'Midnight in Paris: Surrealism at the Crossroads, 1929' opens at The Dalí
Paris is always a good idea but also a challenge when you have kids. Midnight in Paris: Surrealism at the Crossroads, 1929, the newest exhibition to open at The Dalí Museum, is an excellent (and much more convenient) way to experience the City of Light without leaving the Sunshine City. On view from Nov. 23, 2019 through April 5, 2020, this is the first and only time a show this surreal will be in North America.
As Salvador Dalí emerged as the prominent figure in the Surrealist movement in 1929, Paris played host to a critical and turbulent turning point in cultural history. Visitors in St. Petersburg now have a unique chance to step off the Metro and back in time to explore over 65 works from 23 artists of the era — including Jean Arp, André Breton, Luis Buñuel, Alexander Calder, Giorgio de Chirico, Salvador Dalí, Max Ernst, Alberto Giacometti, René Magritte, Joan Miró, Francis Picabia, Man Ray, Yves Tanguy and others — highlighting the energy and conflicts of the colleagues and friendly rivals.
As expected with a cultural revolution of this magnitude, the ambitions of the artists led to dissension; some explored the absurdity of everyday life while others forged a darker path to understanding reality. World War I had a significant impact on many of the artists, and they used their experiences during that time to create masterpieces that range from amusing to ominous. While the idea of looking through the eyes of the artists that made these works might seem daunting to some, Peter Tush, Curator of Education at The Dalí Museum, addresses those concerns:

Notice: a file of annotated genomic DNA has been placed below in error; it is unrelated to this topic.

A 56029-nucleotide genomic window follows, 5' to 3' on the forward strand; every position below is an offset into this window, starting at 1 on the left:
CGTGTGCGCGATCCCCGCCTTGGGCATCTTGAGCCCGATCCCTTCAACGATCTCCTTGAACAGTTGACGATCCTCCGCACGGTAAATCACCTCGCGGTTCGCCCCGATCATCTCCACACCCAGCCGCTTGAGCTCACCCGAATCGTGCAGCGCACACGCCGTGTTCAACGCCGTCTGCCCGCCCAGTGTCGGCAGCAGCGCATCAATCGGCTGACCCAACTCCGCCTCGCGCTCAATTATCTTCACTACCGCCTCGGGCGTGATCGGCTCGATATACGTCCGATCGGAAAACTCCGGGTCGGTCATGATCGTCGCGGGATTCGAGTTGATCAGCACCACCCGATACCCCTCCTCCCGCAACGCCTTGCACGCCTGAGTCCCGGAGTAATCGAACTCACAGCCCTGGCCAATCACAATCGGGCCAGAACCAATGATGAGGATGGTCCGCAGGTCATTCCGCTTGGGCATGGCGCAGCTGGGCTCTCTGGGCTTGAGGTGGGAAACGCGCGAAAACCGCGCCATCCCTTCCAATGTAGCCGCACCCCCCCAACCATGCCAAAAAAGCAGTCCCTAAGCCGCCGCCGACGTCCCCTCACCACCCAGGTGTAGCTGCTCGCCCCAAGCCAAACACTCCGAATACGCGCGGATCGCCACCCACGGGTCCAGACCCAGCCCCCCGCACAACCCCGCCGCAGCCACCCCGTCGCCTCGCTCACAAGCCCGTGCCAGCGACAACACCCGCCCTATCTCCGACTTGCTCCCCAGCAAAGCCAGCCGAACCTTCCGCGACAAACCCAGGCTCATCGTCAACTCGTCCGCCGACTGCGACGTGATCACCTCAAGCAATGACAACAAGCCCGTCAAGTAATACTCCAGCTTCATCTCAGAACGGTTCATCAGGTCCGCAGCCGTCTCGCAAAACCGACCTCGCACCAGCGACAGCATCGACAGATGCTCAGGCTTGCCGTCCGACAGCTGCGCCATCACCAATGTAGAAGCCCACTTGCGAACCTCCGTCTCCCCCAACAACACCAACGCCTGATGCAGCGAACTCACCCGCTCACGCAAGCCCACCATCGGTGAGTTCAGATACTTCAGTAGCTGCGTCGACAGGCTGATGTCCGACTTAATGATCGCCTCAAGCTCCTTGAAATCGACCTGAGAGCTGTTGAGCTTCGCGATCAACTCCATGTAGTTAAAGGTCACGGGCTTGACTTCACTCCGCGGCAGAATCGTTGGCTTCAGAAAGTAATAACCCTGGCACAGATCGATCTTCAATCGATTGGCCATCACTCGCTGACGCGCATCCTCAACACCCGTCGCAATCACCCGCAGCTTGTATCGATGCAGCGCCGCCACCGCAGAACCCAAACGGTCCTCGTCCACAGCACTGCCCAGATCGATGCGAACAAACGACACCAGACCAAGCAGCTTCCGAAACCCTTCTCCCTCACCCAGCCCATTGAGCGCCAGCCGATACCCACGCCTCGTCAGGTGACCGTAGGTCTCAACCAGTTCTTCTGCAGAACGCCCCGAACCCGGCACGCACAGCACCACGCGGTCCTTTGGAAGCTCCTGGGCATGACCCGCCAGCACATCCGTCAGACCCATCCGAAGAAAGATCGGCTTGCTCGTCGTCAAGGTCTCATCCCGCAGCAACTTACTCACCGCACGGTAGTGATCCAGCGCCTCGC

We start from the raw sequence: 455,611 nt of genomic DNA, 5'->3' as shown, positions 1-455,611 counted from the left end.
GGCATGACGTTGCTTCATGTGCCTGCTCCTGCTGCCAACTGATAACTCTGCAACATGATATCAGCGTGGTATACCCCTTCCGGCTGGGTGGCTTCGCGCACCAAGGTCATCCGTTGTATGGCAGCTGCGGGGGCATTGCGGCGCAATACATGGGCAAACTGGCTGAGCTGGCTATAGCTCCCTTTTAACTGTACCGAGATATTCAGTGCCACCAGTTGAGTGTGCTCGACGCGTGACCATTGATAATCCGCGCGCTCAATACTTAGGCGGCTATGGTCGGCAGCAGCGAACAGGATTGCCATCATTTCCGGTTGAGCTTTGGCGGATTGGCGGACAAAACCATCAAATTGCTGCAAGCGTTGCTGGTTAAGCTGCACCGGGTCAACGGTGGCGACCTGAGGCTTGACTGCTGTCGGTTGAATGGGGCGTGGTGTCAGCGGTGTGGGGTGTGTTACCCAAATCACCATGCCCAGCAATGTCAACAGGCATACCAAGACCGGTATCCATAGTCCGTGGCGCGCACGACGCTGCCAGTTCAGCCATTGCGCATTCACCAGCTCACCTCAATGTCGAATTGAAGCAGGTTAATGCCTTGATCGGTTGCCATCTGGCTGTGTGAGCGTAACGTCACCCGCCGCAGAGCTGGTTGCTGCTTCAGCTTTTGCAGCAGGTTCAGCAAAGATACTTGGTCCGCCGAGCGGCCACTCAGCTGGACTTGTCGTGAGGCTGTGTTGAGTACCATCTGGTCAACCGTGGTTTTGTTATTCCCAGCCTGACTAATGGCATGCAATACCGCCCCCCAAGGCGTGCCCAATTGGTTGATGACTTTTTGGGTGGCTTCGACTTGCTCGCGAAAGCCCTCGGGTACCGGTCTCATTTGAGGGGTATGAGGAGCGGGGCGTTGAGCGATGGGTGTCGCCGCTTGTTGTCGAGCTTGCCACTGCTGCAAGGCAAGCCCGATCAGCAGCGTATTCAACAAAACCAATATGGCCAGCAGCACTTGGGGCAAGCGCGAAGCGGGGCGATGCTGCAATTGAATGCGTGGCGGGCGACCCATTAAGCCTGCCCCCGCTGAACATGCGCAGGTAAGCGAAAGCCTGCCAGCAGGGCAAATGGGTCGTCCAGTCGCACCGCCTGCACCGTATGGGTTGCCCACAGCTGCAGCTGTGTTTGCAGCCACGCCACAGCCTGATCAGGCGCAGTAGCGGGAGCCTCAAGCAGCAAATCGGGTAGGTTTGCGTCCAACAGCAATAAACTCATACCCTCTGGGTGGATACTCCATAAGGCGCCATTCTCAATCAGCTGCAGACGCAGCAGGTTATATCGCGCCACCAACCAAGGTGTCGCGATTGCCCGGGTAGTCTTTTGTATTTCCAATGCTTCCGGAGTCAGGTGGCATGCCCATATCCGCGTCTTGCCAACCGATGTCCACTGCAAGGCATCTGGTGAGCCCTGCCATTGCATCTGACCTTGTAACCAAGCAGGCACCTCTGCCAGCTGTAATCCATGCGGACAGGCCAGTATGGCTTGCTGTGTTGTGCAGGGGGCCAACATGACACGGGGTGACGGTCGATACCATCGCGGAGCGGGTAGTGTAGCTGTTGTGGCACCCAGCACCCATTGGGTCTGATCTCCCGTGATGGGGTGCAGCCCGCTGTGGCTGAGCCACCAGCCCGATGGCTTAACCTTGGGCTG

“There’s really nothing that’s explicitly unpleasant or offensive, but there is a sense of violence and darkness about a lot of the pieces.”
For parents wanting to bring children along, this can feel intimidating. But the exhibit provides a wonderful opportunity for thoughtful discussion and questions while reinforcing the idea that art can be expressed in any way. “It’s a really different way to think about what art can be,” adds Tush.
He goes on to say, “This works really well with middle school and high school students. This idea that art matters; that there’s a real importance to this. It needs to be taken seriously, and there’s always controversy and arguments between people.”
Midnight in Paris: Surrealism at the Crossroads, 1929, organized by the Centre Pompidou, Paris, and The Dalí Museum and curated by Dr. William Jeffett and Didier Ottinger, features not only paintings and sculptures, including several rarely loaned Dalí works, but also showcases photographs of the artists and written works imperative to the movement.
Currently, there are no family tours or children’s activities related to Midnight in Paris on the Dalí calendar, but there is the possibility says Tush. Other museum activities for families include Little Surrealists Tours, DillyDally with Dalí, and Mini Melodies. The Student Surrealist Art Exhibit, Fashion Design at The Dalí, Junior Docent Art Camps, and Teen Voices offer additional educational opportunities for children and teens. Find more information at thedali.org.
Full image credits:
Salvador Dali (Figueras, 1904 – 1989) Dormeuse, cheval, lion invisibles (Invisible Sleeping Woman, Horse, Lion)  Oil on canvas Inv. AM 1993-26 Centre Pompidou, Paris, Musée national d’art moderne/Centre de creation industrielle Donated by the Association Bourdon Photo credit : © Philippe Migeat – Centre Pompidou, MNAM-CCI /Dist. RMN- GP ©Salvador Dali, Fundació Gala-Salvador Dali, (ARS), 2019
Joan Miró (Barcelona, 1893 – Palma di Mallorca, 1983) Peinture (Painting) 1930 Inv. AM 2853 P Centre Pompidou, Paris, Musée national d’art moderne/Centre de creation industrielle Donated by Mr. Pierre Loeb, 1949 © Successió Miró / Artists Rights Society (ARS), New York / ADAGP, Paris 2019